To control and use wildland fires safely and effectively depends on creditable assessments of fire potential, including the propensity for crowning in conifer forests. Simulation studies that use certain fire modelling systems (i.e. NEXUS, FlamMap, FARSITE, FFE-FVS (Fire and Fuels Extension to the Forest Vegetation Simulator), Fuel Management Analyst (FMAPlus®), BehavePlus) based on separate implementations or direct integration of Rothermel’s surface and crown rate of fire spread models with Van Wagner’s crown fire transition and propagation models are shown to have a significant underprediction bias when used in assessing potential crown fire behaviour in conifer forests of western North America. The principal sources of this underprediction bias are shown to include: (i) incompatible model linkages; (ii) use of surface and crown fire rate of spread models that have an inherent underprediction bias; and (iii) reduction in crown fire rate of spread based on the use of unsubstantiated crown fraction burned functions. The use of uncalibrated custom fuel models to represent surface fuelbeds is a fourth potential source of bias. These sources are described and documented in detail based on comparisons with experimental fire and wildfire observations and on separate analyses of model components. The manner in which the two primary canopy fuel inputs influencing crown fire initiation (i.e. foliar moisture content and canopy base height) is handled in these simulation studies and the meaning of Scott and Reinhardt’s two crown fire hazard indices are also critically examined.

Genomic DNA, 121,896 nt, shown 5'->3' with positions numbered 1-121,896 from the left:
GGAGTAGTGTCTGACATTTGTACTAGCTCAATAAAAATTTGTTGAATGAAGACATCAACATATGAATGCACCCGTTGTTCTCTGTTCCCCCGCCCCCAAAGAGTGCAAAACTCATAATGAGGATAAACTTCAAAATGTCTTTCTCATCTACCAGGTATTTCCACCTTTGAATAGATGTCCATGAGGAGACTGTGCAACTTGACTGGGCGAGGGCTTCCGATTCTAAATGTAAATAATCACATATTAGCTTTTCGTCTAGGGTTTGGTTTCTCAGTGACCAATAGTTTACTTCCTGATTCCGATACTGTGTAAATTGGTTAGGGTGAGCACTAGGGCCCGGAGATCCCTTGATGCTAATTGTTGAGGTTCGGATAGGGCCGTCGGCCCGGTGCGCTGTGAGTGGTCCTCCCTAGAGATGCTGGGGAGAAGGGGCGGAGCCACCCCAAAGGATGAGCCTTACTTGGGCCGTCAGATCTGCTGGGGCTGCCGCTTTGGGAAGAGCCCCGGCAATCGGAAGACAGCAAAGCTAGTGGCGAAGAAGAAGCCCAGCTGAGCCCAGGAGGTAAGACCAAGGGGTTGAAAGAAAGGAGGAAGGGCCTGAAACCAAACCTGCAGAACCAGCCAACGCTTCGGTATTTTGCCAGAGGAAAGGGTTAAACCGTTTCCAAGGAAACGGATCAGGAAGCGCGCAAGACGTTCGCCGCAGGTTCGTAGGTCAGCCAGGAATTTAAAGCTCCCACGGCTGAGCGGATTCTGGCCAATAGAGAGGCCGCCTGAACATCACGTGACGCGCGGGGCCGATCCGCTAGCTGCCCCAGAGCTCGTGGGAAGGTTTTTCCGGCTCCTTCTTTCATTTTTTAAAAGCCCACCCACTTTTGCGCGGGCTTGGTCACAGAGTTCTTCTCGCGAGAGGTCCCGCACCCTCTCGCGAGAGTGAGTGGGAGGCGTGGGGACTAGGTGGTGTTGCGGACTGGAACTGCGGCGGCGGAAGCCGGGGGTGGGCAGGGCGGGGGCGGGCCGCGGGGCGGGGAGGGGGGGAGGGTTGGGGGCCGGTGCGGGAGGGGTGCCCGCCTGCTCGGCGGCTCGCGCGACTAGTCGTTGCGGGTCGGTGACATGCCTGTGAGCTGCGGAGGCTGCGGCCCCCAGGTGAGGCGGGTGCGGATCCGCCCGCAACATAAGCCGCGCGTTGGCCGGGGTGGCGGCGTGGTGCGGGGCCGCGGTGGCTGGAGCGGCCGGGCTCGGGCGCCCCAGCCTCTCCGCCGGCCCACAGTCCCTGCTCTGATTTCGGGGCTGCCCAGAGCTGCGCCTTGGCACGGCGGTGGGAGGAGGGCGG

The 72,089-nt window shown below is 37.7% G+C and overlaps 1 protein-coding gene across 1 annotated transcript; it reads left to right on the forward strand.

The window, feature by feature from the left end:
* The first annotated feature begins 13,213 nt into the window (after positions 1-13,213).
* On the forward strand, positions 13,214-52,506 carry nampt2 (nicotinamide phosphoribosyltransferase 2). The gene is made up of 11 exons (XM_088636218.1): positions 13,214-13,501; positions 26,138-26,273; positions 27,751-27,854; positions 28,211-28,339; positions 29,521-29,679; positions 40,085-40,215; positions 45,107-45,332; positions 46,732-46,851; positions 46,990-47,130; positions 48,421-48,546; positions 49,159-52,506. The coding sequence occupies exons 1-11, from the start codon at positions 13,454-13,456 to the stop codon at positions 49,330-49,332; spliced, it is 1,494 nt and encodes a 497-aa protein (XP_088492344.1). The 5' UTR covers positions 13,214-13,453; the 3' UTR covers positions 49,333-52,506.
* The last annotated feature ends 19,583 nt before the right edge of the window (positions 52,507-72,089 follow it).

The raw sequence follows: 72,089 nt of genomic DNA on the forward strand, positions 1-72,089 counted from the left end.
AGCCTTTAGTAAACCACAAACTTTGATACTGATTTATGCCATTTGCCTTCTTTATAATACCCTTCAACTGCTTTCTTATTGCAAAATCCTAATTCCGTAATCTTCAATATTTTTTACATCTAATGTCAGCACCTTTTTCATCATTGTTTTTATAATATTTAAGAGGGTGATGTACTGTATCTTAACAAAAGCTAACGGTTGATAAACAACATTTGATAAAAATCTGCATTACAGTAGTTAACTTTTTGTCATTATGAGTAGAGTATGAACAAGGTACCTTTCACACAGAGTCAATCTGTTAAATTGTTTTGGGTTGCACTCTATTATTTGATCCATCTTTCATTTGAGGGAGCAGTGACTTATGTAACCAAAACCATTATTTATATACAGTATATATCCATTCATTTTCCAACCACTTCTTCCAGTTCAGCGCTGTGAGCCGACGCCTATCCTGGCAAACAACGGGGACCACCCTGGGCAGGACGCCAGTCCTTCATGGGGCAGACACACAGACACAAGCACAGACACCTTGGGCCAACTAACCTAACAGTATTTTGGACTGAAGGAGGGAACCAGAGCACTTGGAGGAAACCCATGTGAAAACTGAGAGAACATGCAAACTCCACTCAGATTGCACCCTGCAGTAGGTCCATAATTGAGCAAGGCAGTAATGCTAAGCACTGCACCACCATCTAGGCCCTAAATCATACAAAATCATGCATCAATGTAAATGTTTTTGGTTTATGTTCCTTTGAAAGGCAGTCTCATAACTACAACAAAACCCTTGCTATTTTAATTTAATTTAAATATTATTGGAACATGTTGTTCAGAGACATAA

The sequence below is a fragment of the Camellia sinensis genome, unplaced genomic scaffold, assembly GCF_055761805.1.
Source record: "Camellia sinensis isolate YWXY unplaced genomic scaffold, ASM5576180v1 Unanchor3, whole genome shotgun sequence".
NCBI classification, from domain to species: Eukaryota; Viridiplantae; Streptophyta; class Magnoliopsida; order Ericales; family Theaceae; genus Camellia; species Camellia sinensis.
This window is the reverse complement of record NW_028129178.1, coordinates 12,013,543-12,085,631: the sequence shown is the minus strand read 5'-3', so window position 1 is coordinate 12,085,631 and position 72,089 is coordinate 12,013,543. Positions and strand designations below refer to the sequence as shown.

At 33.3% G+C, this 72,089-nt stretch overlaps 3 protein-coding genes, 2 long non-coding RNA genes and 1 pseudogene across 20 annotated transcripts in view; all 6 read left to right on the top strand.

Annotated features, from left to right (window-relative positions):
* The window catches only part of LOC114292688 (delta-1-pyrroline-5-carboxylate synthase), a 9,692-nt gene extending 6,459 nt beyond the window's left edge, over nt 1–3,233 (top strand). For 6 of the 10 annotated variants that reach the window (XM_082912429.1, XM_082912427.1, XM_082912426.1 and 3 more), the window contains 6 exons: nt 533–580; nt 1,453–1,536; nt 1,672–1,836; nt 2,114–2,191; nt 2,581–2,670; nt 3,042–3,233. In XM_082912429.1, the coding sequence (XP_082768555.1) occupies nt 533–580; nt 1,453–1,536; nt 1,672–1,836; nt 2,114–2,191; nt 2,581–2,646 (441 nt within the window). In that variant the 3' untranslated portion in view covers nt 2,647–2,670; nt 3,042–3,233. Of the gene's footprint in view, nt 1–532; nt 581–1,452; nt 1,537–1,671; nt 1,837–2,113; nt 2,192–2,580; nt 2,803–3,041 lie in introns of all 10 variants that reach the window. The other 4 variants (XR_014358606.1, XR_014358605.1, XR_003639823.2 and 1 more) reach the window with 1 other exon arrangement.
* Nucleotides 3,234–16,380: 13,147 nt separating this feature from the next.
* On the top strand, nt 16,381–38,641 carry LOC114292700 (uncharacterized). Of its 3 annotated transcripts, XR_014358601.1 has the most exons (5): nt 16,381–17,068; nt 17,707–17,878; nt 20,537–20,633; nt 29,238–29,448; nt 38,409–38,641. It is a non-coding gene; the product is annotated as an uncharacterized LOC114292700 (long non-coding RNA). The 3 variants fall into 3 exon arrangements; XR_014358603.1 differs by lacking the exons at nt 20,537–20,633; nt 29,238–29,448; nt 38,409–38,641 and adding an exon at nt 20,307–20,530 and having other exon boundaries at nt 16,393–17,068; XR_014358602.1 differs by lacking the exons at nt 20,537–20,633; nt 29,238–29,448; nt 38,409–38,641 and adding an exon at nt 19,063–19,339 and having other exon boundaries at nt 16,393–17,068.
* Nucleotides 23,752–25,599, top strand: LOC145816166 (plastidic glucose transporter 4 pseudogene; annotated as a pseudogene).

This paper reports on the behaviour of 10 experimental crown fires conducted between 1997 and 2000 during the International Crown Fire Modelling Experiment (ICFME) in Canada's Northwest Territories. The primary goal of ICFME was a replicated series of high-intensity crown fires designed to validate and improve existing theoretical and empirical models of crown fire behaviour. Fire behaviour characteristics were typical for fully developed boreal forest crown fires, with fires advancing at 15-70 m/min, consuming significant quantities of fuel (2.8-5.5 kg/m 2 ) and releasing vast amounts of thermal heat energy. The resulting flame fronts commonly extended 25-40 m above the ground with head fire intensities up to 90 000 kW/m. Depth of burn ranged from 1.4-3.6 cm, representing a 25%-65% reduction in the thickness of the forest floor layer. Most of the smaller diameter (<3.0 cm) woody surface fuels were consumed, along with a significant proportion of the larger downed woody material. A high degree of fuel consumption occurred in the understory and overstory canopy with very little material less than 1.0 cm in diameter remaining. The documentation of fire behaviour, fire danger, and fire weather conditions carried out during ICFME permitted the evaluation of several empirically based North American fire behaviour prediction systems and models.Résumé : Cet article traite du comportement de 10 feux de cime expérimentaux provoqués entre 1997 et 2000 dans le cadre de l'Expérience internationale de modélisation des feux de cimes (EIMFC) dans les Territoires du Nord-Ouest au Canada. Le principal objectif de cette expérience consistait à reproduire une série de feux de cime de forte intensité conçus pour valider et améliorer les modèles théoriques et empiriques existants de comportement des feux de cime. Les caractéristiques du comportement des feux de cime étaient typiques des feux de cime en forêt boréale mature, où les feux progressent à 15 à 70 m/min, en consumant d'importantes quantités de combustibles (2,8 à 5,5 kg/m 2 ) et génèrent de fortes quantités d'énergie thermique sous forme de chaleur. Les fronts de flamme qui en résultent s'élevaient géné-ralement à 25 à 40 m au-dessus du sol avec des intensités à la tête du feu allant jusqu'à 90 000 kW/m. La profondeur de brûlage variait de 1,4 à 3,6 cm, ce qui représentait une réduction de 25 % à 65 % de l'épaisseur de la couverture morte. La plupart des combustibles de surface de plus petit diamètre (<3,0 cm) ont été consumés de même qu'une importante proportion du plus gros matériel ligneux au sol. Il y a eu une forte consommation de combustibles dans le couvert des étages inférieur et supérieur où il restait très peu de matériaux d'un diamètre inférieur à 1,0 cm. La documentation du comportement du feu, le danger de feu et les conditions météorologiques propices aux incendies forestiers ont permis d'évaluer plusieurs systèmes et modèles empiriques nord-américains de prédiction du comportement des feux.[Traduit par la Rédaction] Stocks et al. 1560